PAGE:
Estimation Of Juvenile Striped Bass Relative Abundance In The Virginia Portion Of Chesapeake Bay: Annual Progress Report 2016-2017, Brian K. Gallagher, Mary C. Fabrizio, Troy D. Tuckey May 2017

Estimation Of Juvenile Striped Bass Relative Abundance In The Virginia Portion Of Chesapeake Bay: Annual Progress Report 2016-2017, Brian K. Gallagher, Mary C. Fabrizio, Troy D. Tuckey

Reports

The 2016 Striped Bass juvenile abundance index was 5.15 and was not significantly different from the reference mean of 7.77 observed in 1980-2009. Abundance indices in the James, York and Rappahannock rivers in 2016 were not significantly different than their historic averages (1967-2015). Juvenile White Perch abundance indices in 2016 were near historic averages in the York and Rappahannock rivers, but below the historic average in the James River. Because a new seine net was used during the 2016 survey, catches of Striped Bass and White Perch were adjusted using preliminary calibration factors derived from paired hauls of ...


Virginia Game Fish Tagging Program Annual Report 2016, Susanna Musick, Lewis Gillingham May 2017

Virginia Game Fish Tagging Program Annual Report 2016, Susanna Musick, Lewis Gillingham

Reports

Through 2016, the Virginia Game Fish Tagging Program (VGFTP) has maintained a 21-year database of records for tagged and recaptured fish. The program is a cooperative project of the Virginia Saltwater Fishing Tournament (VSFT) under the Virginia Marine Resources Commission-(VMRC) and the Virginia Institute of Marine Science (VIMS) of the College of William and Mary (under the VIMS Marine Advisory Program).


Monitoring The Abundance Of American Shad And River Herring In Virginia's Rivers - 2016 Annual Report, Eric J. Hilton, Robert Latour, Patrick Mcgrath, Brian Watkins, Ashleigh Magee Apr 2017

Monitoring The Abundance Of American Shad And River Herring In Virginia's Rivers - 2016 Annual Report, Eric J. Hilton, Robert Latour, Patrick Mcgrath, Brian Watkins, Ashleigh Magee

Reports

This report describes the results of the nineteenth year of a continuing study to estimate the relative abundance and assess the status of American shad (Alosa sapidissima) stocks in Virginia by monitoring the spawning runs in the James, York and Rappahannock rivers in spring 2016, evaluating hatchery programs, and contributing to coast-wide assessments (ASMFC 2007). We also report on a new fishery-independent monitoring program using staked gillnets to determine relative abundance and stock structure for the adult spawning run of river herring (A. pseudoharengus, and A. aestivalis) in the Rappahannock River. Data are also reported from two separate fishery-independent monitoring ...


Kepone In The James River Estuary: Past, Current And Future Trends, Michael A. Unger, George G. Vadas Apr 2017

Kepone In The James River Estuary: Past, Current And Future Trends, Michael A. Unger, George G. Vadas

Reports

In late 1975, a manufacturing facility in Hopewell, VA had not only exposed workers to the chlorinated pesticide, Kepone, but had also severely contaminated the James River estuary. To assess the potential risk to the public, Virginia initiated a finfish-monitoring program in late 1975. Over the next 40 years over 13,000 samples were collected from the James River and Chesapeake Bay and analyzed for Kepone. Kepone production was eventually banned worldwide. The average Kepone concentrations found in most species began falling when the production of Kepone ended, but the averages remained over the action limit of 0.3 mgkg ...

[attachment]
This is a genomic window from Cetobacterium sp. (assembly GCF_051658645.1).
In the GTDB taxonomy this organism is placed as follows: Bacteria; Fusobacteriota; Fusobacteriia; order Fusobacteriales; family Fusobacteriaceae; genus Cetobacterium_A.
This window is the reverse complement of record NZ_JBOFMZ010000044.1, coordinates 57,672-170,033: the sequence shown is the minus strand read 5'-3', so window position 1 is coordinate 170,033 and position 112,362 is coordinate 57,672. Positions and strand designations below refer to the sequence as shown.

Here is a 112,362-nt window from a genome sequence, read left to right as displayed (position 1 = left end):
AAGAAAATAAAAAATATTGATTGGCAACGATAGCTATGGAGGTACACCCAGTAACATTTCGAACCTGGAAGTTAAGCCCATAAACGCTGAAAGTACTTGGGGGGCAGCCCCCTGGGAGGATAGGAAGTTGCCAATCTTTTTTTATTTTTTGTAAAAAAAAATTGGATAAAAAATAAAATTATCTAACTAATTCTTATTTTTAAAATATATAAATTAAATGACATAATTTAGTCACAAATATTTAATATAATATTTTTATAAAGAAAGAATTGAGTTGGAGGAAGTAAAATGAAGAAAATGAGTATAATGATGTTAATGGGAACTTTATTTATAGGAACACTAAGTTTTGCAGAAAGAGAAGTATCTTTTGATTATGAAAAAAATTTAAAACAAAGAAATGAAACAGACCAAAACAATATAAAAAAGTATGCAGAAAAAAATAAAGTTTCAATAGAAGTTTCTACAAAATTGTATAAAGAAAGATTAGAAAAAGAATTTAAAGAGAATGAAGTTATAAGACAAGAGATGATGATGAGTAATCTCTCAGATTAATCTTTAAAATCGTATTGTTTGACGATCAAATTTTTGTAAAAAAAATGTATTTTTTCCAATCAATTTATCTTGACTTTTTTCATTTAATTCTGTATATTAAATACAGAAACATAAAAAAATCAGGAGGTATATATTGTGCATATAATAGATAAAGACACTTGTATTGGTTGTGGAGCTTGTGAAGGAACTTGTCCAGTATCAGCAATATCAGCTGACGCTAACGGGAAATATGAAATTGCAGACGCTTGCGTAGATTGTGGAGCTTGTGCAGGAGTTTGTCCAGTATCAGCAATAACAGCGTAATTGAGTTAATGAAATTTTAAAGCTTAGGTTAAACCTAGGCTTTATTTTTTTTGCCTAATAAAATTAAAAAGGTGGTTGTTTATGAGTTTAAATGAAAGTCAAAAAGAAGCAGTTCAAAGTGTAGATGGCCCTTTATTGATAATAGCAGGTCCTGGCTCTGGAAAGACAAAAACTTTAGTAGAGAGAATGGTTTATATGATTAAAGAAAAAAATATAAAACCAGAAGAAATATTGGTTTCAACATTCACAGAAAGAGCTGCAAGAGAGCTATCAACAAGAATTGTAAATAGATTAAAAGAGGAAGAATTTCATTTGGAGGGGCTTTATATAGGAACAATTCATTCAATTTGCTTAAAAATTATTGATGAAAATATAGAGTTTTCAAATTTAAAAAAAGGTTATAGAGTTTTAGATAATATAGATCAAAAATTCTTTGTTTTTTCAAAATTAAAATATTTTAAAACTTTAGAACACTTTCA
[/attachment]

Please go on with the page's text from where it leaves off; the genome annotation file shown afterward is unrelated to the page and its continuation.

Estimating Relative Abundance Of Young-Of-The-Year American Eel, Anguilla Rostrata, In The Virginia Tributaries Of Chesapeake Bay, Spring 2016, Mary C. Fabrizio, Troy D. Tuckey Mar 2017

Estimating Relative Abundance Of Young-Of-The-Year American Eel, Anguilla Rostrata, In The Virginia Tributaries Of Chesapeake Bay, Spring 2016, Mary C. Fabrizio, Troy D. Tuckey

Reports

American Eel (Anguilla rostrata) is a valuable commercial species along the Atlantic coast of North America from New Brunswick to Florida. In the U.S., harvests have declined, with similar patterns occurring in the Canadian Maritime Provinces (Meister and Flagg 1997). An average of 62% of the annual landings of U.S. commercial harvest since 1993 have come from the Chesapeake Bay (personal communication from the National Marine Fisheries Service, Fisheries Statistics Division, 9 February 2015). In 2013, Virginia commercial landings were approximately 100,298 lbs; since mandatory reporting began in 1993, average annual landings in Virginia have been 193 ...


Tracking Decadal Changes In Striped Bass Recruitment: A Calibration Study Of Seine Surveys In Chesapeake Bay, Mary C. Fabrizio, Troy D. Tuckey, Olivia M. Philips, Brian K. Gallagher Mar 2017

Tracking Decadal Changes In Striped Bass Recruitment: A Calibration Study Of Seine Surveys In Chesapeake Bay, Mary C. Fabrizio, Troy D. Tuckey, Olivia M. Philips, Brian K. Gallagher

Reports

In this study we estimated calibration factors necessary to maintain the long‐term integrity of the juvenile striped bass surveys in the Chesapeake Bay region. These surveys provide annual indices of recruitment (estimated as juvenile fish abundance in summer) and are used by fisheries managers in Virginia and Maryland to inform adjustments of annual harvest limits for striped bass from the commercial and recreational fisheries in Chesapeake Bay. During the multi‐decadal history of the survey, a potentially influential change occurred: VIMS deployed a net (the VA net) with a mesh material that differed from the standard net that MD ...